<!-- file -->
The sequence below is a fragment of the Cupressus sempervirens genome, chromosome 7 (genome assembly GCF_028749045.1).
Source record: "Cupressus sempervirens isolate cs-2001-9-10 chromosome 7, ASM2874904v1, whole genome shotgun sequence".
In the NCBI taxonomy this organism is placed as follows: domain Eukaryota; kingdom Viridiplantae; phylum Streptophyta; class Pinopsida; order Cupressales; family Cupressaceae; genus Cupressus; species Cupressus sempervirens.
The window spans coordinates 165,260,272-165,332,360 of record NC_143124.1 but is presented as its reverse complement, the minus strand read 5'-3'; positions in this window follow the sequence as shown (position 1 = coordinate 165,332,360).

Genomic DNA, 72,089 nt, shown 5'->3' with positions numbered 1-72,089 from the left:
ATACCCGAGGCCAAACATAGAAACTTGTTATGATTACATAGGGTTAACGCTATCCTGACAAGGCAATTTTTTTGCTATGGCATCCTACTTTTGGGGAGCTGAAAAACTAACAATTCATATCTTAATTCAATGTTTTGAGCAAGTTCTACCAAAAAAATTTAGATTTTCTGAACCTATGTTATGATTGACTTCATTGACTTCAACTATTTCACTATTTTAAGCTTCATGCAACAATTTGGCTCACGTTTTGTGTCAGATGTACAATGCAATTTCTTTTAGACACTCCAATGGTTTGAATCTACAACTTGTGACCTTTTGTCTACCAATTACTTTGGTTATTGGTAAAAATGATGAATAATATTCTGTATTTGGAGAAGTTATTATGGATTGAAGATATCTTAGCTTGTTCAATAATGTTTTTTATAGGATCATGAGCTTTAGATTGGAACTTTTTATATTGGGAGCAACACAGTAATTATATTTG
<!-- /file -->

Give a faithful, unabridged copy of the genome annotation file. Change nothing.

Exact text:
The sequence below is a fragment of the Cupressus sempervirens genome, chromosome 7 (genome assembly GCF_028749045.1).
Source record: "Cupressus sempervirens isolate cs-2001-9-10 chromosome 7, ASM2874904v1, whole genome shotgun sequence".
In the NCBI taxonomy this organism is placed as follows: domain Eukaryota; kingdom Viridiplantae; phylum Streptophyta; class Pinopsida; order Cupressales; family Cupressaceae; genus Cupressus; species Cupressus sempervirens.
The window spans coordinates 165,260,272-165,332,360 of record NC_143124.1 but is presented as its reverse complement, the minus strand read 5'-3'; positions in this window follow the sequence as shown (position 1 = coordinate 165,332,360).

Genomic DNA, 72,089 nt, shown 5'->3' with positions numbered 1-72,089 from the left:
ATACCCGAGGCCAAACATAGAAACTTGTTATGATTACATAGGGTTAACGCTATCCTGACAAGGCAATTTTTTTGCTATGGCATCCTACTTTTGGGGAGCTGAAAAACTAACAATTCATATCTTAATTCAATGTTTTGAGCAAGTTCTACCAAAAAAATTTAGATTTTCTGAACCTATGTTATGATTGACTTCATTGACTTCAACTATTTCACTATTTTAAGCTTCATGCAACAATTTGGCTCACGTTTTGTGTCAGATGTACAATGCAATTTCTTTTAGACACTCCAATGGTTTGAATCTACAACTTGTGACCTTTTGTCTACCAATTACTTTGGTTATTGGTAAAAATGATGAATAATATTCTGTATTTGGAGAAGTTATTATGGATTGAAGATATCTTAGCTTGTTCAATAATGTTTTTTATAGGATCATGAGCTTTAGATTGGAACTTTTTATATTGGGAGCAACACAGTAATTATATTTG